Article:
GestureTek\'s software development kit and imaging technologies have been in high demand lately: Various security agencies have shown interest in their facial recognition technology. At E3 2006, GestureTek showed off demos of the Vision camera tracking individual faces, recognizing particular human beings based on their facial characteristics. In these demos, the camera never got confused, and the tracking of recognized faces was amazing. If that demo alone isn\'t enough to blow the average gamer\'s mind, GestureTek also showed off technologies that seemed to make it possible for the Xbox to mimic the best of the EyeToy games and the interaction of the Wii controller. GestureTek has developed a proprietary stereoscopic vision chip which could allow the Vision camera to recognize the position of a player\'s hand in 3D space, not only tracking it, but recognizing individual movements. All of these demonstrations, plus many more small and interesting functions, made it clear that the Vision camera could do a lot more than video chat and custom Gamerpics.

Unfortunately, at the time of this writing, all the Vision camera really does is video chat and custom Gamerpics.

The only currently-available games that support the Vision camera are Xbox Live Arcade games. The Hardwood games series (Backgammon, Hearts, etc.) have downloadable updates to support the camera, and Uno has always supported cameras since its release. With cameras being so new, it\'s unusual to find somebody else with a camera, which leads to the very odd experience of being the only person at Uno whom everyone else can see. It\'s unsettling.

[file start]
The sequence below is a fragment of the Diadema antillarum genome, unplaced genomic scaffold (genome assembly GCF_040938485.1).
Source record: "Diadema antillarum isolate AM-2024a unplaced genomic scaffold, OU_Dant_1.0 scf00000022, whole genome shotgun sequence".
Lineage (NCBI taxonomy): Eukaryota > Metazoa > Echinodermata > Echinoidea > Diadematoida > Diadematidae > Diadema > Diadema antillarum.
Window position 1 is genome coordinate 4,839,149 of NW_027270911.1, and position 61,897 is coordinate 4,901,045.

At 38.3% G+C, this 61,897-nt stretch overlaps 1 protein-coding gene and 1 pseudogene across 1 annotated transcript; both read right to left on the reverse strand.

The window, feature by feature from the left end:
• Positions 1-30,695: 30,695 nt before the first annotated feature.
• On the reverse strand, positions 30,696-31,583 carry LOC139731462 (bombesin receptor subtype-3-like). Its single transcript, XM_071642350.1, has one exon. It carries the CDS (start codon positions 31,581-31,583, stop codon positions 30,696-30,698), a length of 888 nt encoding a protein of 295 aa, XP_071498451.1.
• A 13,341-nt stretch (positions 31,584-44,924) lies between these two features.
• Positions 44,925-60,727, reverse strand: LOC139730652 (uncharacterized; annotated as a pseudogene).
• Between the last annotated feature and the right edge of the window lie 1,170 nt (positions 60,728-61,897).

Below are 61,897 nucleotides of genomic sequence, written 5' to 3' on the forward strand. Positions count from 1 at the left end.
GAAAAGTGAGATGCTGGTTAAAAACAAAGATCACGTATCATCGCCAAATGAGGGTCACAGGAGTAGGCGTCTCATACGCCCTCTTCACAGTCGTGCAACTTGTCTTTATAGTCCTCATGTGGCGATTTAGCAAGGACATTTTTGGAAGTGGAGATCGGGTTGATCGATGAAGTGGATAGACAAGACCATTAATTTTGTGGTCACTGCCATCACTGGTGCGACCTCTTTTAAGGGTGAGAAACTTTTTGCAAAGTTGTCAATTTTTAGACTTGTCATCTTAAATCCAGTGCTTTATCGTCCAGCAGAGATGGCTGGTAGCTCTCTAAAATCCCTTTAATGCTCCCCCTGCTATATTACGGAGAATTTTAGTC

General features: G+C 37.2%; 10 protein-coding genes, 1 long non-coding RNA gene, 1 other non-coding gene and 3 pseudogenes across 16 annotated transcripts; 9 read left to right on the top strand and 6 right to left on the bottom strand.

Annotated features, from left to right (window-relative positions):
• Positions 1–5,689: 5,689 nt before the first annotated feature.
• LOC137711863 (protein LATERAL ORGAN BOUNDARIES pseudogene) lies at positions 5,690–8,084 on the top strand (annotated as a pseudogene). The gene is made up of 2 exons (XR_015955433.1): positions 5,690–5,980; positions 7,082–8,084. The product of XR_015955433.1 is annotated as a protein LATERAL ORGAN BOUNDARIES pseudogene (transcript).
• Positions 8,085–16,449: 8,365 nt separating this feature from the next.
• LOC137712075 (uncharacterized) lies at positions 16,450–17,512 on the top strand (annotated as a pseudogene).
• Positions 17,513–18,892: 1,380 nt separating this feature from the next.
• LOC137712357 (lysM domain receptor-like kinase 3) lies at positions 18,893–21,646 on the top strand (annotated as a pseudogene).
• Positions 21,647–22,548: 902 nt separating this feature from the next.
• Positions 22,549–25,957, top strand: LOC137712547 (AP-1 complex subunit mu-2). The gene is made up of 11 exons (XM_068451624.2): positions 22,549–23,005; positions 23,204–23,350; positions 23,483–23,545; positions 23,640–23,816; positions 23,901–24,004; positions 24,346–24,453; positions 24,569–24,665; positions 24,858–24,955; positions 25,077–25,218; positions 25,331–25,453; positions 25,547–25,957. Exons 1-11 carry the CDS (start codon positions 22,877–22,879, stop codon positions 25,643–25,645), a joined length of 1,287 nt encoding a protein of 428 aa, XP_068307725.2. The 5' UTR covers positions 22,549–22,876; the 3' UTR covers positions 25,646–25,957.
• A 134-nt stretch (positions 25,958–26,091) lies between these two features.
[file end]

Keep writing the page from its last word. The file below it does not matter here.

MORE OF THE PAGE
Texas Hold\'em allows players to view each other as they make crucial decisions in the game, which could be a real bonus for poker games. Totem Ball is an Xbox Live Arcade game scheduled for release this Fall that uses the camera to control interaction with the game. But until a game like this is available, it\'s hard to talk about how the Vision camera will perform in a game environment.

The Xbox Live video chat service is operational and provides quality video chat. Again, you have to know somebody with a Vision camera, but if you do, and you really like to talk to that person, then you\'re in luck. In video chat, you see both your image and your friend\'s image. The audio sounds the same as Xbox Live always does, which is not great but not bad, and the images pretty much match the mediocre quality. With good connections, the image can be very fluid, but in moments of congestion, it stutters. The resolution is decent, but it\'s impossible to stream full-quality video, even using a broadband connection.

Of course, with its limited features and focus on chat and casual games, the Vision camera feels a bit pervy. We already know that people have no problem getting freaky on their webcams, and the Xbox Live community is not exactly known for being cautious, reserved individuals. Poker with video just screams "strip poker" to me as loudly as Uno with video screams "strip Uno."

And lest you think me improper to have such thoughts about an Xbox with a camera, I believe Microsoft has given us a sly wink: the Tickle Feature. In video chat you can "tickle" your friend by pulling the triggers on your controller. This causes your friend\'s controller to vibrate. Maybe I\'m just an old perverted gamer, or maybe I\'ve read Jane Pinckard\'s classic essay about the Japanese version of Rez (which came packed with a vibrator peripheral) one too many times, but I do believe this feature is Uncle Bill\'s way of telling us, "It\'s OK. Those feelings are natural. Go, make new friends."

Regardless of how gamers use the Vision camera, what will really make it worthy of purchase is how game developers make use of it. The Vision provides a huge array of features to game creators, but so far all of that is on paper. At the moment, the Vision camera is only really useful if you\'re way into video chat. And if you are, then it\'s pretty great.